Ross hits out at 'vitriol' and tells lawyers to 'cool it'
Transport Minister 'surprised' at High Court President opposition
Transport Minister Shane Ross has spoken of his "surprise" that the High Court President has come out so firmly against proposed judicial selection reform after Mr Justice Peter Kelly said five years ago that appointments to the Supreme Court were "purely political".
He has also described as an "avalanche of vitriol" opposition to the Judicial Appointments Commission Bill from the Four Courts. "They should cool it," he writes.
Mr Justice Kelly recently described the Government's Judicial Appointments Commission Bill as "ill-conceived, ill-advised" and said it was being processed with "undue haste".
In the Sunday Independent today, Mr Ross writes: "Peter Kelly is a good man and a good judge. On past performance he ought to be on our side. Those unfamiliar with his outspokenness might like to know that less than five years ago he caused another stir when he rightly claimed that appointments to the Supreme Court were 'purely political'."
Mr Justice Kelly was appointed President of the High Court in 2015 when he also became an ex officio member of the Supreme Court.
In a 2012 interview with The Parchment, the journal of the Dublin Solicitors Bar Association, during a discussion on whether he would like to be a Supreme Court judge, he said: "It's purely political in any event, the appointments to that court, and I never had any politics." In that interview, he also said the current Judicial Appointments Advisory Board, designed to take the filling of judicial posts out of the political arena, "doesn't really work".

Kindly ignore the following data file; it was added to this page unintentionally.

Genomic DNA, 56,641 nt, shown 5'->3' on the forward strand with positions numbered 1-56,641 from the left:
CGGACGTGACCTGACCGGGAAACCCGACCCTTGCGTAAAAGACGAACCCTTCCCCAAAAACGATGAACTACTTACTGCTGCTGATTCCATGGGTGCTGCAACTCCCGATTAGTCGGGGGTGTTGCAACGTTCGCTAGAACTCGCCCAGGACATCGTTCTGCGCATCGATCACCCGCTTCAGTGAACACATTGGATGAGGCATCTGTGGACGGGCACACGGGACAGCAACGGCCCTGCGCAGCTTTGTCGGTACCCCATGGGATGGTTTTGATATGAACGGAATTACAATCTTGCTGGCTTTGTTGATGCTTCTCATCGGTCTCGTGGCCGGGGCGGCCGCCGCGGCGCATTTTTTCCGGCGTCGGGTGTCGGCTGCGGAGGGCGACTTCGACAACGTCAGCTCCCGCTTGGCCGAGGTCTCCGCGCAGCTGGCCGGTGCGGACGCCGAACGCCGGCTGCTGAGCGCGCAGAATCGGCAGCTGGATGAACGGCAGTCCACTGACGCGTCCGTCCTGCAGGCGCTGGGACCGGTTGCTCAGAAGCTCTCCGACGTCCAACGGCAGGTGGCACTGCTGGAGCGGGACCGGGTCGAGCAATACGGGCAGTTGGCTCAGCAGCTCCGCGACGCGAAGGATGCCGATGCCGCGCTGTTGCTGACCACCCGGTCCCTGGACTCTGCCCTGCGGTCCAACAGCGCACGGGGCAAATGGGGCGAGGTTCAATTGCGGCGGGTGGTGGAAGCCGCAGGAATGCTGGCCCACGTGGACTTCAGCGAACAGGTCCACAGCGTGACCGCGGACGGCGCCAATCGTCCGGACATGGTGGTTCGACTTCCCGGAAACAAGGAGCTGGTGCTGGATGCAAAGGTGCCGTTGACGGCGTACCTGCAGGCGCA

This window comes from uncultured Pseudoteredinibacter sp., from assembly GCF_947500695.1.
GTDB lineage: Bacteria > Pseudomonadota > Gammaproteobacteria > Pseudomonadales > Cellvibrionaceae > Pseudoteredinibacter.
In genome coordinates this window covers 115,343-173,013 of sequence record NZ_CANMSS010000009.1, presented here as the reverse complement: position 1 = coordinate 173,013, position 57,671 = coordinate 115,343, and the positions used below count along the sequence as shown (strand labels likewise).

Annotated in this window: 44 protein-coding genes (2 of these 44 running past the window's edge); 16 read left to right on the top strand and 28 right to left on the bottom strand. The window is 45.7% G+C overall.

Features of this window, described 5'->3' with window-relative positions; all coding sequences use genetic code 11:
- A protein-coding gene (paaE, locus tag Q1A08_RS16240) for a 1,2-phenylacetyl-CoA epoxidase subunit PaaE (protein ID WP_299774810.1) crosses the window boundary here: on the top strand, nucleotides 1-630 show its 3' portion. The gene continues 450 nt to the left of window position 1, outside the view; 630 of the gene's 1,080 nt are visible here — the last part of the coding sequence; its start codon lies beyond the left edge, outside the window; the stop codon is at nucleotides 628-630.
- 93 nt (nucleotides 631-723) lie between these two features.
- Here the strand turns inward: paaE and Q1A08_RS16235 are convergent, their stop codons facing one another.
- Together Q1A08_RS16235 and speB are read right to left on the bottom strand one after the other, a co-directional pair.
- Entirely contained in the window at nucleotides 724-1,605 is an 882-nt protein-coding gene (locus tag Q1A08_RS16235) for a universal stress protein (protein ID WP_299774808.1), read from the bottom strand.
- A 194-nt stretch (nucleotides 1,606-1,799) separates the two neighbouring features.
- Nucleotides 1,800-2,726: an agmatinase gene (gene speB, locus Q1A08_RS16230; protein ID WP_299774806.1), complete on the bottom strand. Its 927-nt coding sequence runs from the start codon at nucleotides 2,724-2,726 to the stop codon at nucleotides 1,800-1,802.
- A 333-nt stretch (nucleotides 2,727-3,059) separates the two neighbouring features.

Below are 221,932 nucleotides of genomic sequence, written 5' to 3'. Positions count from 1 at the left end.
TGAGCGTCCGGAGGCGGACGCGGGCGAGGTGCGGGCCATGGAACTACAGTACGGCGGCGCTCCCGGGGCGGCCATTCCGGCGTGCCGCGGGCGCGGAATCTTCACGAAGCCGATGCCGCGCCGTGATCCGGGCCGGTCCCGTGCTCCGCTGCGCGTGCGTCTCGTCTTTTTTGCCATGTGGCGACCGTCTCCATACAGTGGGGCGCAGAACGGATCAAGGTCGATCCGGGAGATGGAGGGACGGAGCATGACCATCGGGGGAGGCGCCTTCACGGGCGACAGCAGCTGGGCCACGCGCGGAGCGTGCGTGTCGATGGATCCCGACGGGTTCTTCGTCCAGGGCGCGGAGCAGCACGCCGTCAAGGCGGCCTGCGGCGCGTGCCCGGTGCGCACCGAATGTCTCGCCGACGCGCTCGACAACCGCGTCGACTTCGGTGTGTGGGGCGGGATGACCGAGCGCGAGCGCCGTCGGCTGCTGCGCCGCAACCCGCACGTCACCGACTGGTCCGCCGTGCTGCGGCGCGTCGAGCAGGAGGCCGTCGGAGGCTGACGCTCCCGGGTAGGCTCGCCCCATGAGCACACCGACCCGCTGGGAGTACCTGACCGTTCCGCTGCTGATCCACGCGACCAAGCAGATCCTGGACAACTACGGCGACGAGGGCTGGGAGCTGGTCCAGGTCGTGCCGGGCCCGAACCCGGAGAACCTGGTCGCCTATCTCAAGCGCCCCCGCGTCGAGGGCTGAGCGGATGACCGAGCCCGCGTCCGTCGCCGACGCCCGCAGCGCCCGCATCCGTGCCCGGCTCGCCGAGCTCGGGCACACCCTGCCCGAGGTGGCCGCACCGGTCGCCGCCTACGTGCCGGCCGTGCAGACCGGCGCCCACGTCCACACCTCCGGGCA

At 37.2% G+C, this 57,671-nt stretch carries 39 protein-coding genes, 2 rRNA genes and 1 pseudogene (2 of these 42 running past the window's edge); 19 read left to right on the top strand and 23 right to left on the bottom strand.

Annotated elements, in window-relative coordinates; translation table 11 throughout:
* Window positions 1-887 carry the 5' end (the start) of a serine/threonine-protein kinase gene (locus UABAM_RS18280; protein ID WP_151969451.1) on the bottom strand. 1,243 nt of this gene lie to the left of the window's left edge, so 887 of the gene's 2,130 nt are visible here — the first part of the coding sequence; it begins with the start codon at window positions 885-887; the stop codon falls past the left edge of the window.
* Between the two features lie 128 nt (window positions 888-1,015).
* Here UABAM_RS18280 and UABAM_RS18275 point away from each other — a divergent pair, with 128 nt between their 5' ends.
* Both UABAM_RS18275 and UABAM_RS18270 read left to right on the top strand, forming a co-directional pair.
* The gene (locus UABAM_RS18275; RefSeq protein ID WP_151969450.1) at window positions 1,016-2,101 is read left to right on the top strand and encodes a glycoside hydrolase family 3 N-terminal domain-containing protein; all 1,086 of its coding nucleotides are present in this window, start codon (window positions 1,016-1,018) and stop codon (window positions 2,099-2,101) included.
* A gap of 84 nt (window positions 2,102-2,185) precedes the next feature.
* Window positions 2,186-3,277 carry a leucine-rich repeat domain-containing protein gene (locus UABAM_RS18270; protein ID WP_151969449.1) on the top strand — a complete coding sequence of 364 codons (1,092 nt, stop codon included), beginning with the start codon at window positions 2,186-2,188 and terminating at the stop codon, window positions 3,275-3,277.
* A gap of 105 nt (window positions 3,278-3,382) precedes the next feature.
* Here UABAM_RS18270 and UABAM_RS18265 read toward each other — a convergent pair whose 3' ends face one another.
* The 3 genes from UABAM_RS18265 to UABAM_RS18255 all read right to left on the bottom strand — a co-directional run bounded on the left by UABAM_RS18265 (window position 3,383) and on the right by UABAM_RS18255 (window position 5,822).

Mr Ross writes today: "Peter Kelly was on the button. But that was 2012, when there was no hope of reform. Today, there is. Today an end of political favouritism in the appointment of judges beckons."
The Transport Minister, who is championing the Judicial Appointments Commission Bill, has described opposition to the proposed legislation from the Association of Judges and the Bar Council as "an avalanche of vitriol" which was "floating across the Liffey from the Four Courts to Leinster House".
This, he says, was "eloquently delivered" by Fianna Fail barrister Jim O'Callaghan in the Dail and former Progressive Democrat leader, barrister Michael McDowell, in the Seanad.
"It has echoes of the row between the elected government and the judges in 2011. On that occasion well-paid judges showed stubborn resistance to a referendum allowing their high level of pay to be reduced," he writes.
On Friday, Mr McDowell described the judicial appointments bill as "misleading, dishonest and unconstitutional" and wondered whether those who supported it were serious about having "top-class lawyers" as judges or whether they were engaging in "some kind of tokenistic dumbing down in pursuit of some elusive form of political correctness".
Today, Mr Ross writes: "Who is afraid of ordinary citizens? Who fears a lay (non-legal) majority on the commission? A significant number of our legal elite does. How on earth, they whisper, could mere citizens elect learned judges? The opponents of such mortals' participation bear the strong whiff of condescension. Statements from the judiciary's apologists imply that they alone have the wisdom to decide who is worthy of sitting alongside themselves on the various benches. They should cool it."